With its investigative aura and reclamation of poetry as an art of linguistic pointing or deictic invention, DuPlessis sees her collage poems as part of her ongoing project of reimagining innovative poetries as a form of methodical culture work. In a collage included in Numbers (Materialist Press 2018), she writes in longhand and types out the sentence: “Collage is a deictic practice of debris.” The two sentences extend in diagonals across the visual elements on the page, which include a portion of a Coats & Clarks thread spool label, pieces of string, and notation pads. She explained:
The “debris” … comes from the desire to see and look by salvaging bits of the almost lost — the almost wasted — it is an ethical position in poetics. And the interactive readings across media challenge me to “make” those interpretable pages with various suggestive seams and junctures. More conventions of seeing/reading are in play, compounding one’s pleasure.
DuPlessis links the ethics of this project to a sense of urgency about the ways in which poetry can function as cultural documentation, as it moves beyond the purely aesthetic or verbally adroit to consider alternative formations of sense-making that challenge normative language. “I do not want to decorate my age,” she told me recently. “I want to investigate it, to explore it, feel through it and notice.”
Days and Works (Ahsahta 2017) explores this ethical dimension with newspaper clippings that conjoin and populate the pages in startling ways. This work collectively has a documentary feel in the way it conveys the curious, perplexed, angry, and reactive set of responses from a person looking around at her world: “Sometimes that sense of document just means a tiny person standing amid history and the universe and looking around,” she said. Accordingly, Days and Works takes up the challenge of documenting how any of us is situated at any given point in time by who and what we are and see and do. Taking notice is central to her deeply conscious, perspectival mode of looking and looking again.
The author’s confrontation of the contemporary as ongoing has never been more prominent than in these post-Drafts juxtapositions of materials and voices that illuminate our era at every turn. This conversation between materials and media has allowed her to establish “an arc of musical on-goingness built by the poem — voices, interactions, clashes, senses of shape made in spacetime by the poem. All this to make a lucid and full experience for the reader.” She noted, “Dialogues of various kinds have always been part of my poetry (as genre, as tonal self-interruptions — lots of ways). I find multiple juxtaposition a good way of negotiating and presenting materials.”
Locating the author’s movement across these complex poetic formations and practices requires an immersion in the varied materials, forms, and linguistic turns DuPlessis recognizes and incorporates. Negotiating the political in light of the aesthetic and the aesthetic in light of the political has meant seeking out new forms of making, as well as re-appraising what work that communicates on multiple registers represents.
DuPlessis’s multivalent recent work has at its root a clear-eyed understanding that “many people, including me, can no longer settle time, air, rooms, food, insight. One response is trying to evaluate my art — does it stand up well in light of all we have gone through in the months of COVID quarantine, the Black Lives Matter protest, and the increasing recognition of the malfeasance and probable criminality of the Trump regime. I go further writing about our long-term chronic crisis with any further exploration of aesthetic-social questions and tactics?” Such questions bear on the connections between poetic expression and public accountability, the artwork as object and the object as social document, concerns that all of her recent poetry and collage have unpacked as a way for the reader to see anew.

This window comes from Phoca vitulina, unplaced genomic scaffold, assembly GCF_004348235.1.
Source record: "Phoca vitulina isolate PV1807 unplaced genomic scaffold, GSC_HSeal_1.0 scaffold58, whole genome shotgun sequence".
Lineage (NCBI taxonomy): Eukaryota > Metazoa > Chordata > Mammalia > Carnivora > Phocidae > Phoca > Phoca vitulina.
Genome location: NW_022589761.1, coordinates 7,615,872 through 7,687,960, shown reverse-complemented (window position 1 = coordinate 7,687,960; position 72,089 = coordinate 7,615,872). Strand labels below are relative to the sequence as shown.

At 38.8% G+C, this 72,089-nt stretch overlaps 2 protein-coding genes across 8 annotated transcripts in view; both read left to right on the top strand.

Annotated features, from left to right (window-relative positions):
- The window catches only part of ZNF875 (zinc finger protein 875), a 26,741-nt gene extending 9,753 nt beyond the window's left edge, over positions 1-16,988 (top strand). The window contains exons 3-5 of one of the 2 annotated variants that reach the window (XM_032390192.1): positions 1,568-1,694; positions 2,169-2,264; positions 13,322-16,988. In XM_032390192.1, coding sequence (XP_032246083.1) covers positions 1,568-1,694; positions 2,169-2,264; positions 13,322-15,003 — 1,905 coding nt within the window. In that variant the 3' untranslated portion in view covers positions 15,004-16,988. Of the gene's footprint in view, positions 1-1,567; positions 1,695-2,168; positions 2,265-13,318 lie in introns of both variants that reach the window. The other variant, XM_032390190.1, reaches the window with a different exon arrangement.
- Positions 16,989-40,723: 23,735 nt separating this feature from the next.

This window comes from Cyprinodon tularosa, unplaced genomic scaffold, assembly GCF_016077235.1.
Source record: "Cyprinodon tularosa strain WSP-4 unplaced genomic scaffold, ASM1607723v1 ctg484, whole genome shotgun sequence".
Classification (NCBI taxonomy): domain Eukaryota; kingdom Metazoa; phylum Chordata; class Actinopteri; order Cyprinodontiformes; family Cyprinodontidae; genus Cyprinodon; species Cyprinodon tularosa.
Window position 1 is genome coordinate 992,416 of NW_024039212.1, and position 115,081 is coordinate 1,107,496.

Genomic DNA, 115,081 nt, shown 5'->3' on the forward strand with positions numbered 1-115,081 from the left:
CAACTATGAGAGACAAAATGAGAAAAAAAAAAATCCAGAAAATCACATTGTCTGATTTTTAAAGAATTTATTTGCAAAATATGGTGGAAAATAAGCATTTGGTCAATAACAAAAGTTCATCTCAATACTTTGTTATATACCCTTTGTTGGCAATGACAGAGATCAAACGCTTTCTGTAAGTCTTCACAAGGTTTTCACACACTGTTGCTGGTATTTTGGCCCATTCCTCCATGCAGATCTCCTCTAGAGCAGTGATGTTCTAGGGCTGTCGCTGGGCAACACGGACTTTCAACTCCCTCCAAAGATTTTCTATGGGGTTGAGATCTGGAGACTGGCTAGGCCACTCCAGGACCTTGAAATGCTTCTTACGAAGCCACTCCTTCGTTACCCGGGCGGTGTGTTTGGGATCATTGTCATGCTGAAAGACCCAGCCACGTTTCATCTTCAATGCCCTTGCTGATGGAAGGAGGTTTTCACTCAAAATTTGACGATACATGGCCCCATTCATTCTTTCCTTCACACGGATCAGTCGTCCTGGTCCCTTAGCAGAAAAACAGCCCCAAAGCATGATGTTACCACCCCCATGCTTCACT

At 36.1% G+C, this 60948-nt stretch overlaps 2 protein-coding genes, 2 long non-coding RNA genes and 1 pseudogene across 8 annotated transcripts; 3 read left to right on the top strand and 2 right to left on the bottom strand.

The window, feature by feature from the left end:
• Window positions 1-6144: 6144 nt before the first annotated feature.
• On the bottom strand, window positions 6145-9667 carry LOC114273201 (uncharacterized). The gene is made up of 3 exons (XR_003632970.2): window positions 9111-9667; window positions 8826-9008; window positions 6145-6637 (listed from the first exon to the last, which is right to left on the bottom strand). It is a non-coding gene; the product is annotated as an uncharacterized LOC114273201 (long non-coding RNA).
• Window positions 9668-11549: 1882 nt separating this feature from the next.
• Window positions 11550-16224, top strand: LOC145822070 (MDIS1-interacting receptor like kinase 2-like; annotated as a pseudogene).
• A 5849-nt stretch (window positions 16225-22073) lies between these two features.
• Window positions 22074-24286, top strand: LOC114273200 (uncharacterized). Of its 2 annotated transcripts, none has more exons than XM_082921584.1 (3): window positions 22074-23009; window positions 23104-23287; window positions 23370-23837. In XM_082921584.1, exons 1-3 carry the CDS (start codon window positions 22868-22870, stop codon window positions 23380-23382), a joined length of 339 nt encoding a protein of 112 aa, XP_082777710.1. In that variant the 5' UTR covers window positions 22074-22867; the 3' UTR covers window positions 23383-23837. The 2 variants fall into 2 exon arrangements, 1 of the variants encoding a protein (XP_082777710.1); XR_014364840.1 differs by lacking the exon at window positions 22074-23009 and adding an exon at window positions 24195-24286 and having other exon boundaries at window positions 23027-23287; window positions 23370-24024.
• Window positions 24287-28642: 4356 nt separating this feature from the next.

“It is the endless dialogue of poesis — of making,” DuPlessis described. Remarkably, in a career that has spanned more than four decades, she continues to make work that engages with the world in important and prescient ways. Her poetry illuminates the spectacular possibilities of human perception and social engagement, particularly for those who struggle to see the world from different perspectives, and the central role the arts play in bringing these possibilities to our attention.
The Los Angeles-based photographer offers an updated version of the mythologized American cowboy, calling rodeos “the traditional drag of America.”
At its core Line Berg’s Fra Far manifests the anguish of a family whose loved one is convicted of a serious crime.
The Newark Museum of Art Presents Jazz Greats: Classic Photographs from the Bank of America Collection
Photographers Antony Armstrong Jones, Milt Hinton, Chuck Stewart, Barbara Morgan, and more capture a breadth of legendary and local musicians and performance artists. On view through August 21.
At first, simply watching people read In Search of Lost Time might seem dull; by the end, you’ll be itching to read or reread it yourself.
Duniyana Al-Amour was one of at least 44 Palestinians killed in Israel’s latest attack on Gaza.
Art and photographs, publications from the 19th and 20th centuries, manuscripts, posters and more are set to cross the auction block on August 18.
It is the first national museum in England to agree to restitute looted Benin items, increasing pressure on the British Museum to do the same.
The footprints, discovered on the salt flats of a US Air Force training site, are believed to date back to the last Ice Age.
An extraordinary variety of artists came to Jon Swihart and Kim Merrill’s backyard potlucks, discussing not just their work, but also the events and challenges of their lives.
With A Lion for Every House at the Art Institute of Chicago, Floating Museum riffs wildly on the art rental programs of some museums.
A Thing for the Mind takes Philip Guston’s 1978 painting “Story” as a starting point to examine the myriad ways in which this piece has filtered into the work of other painters.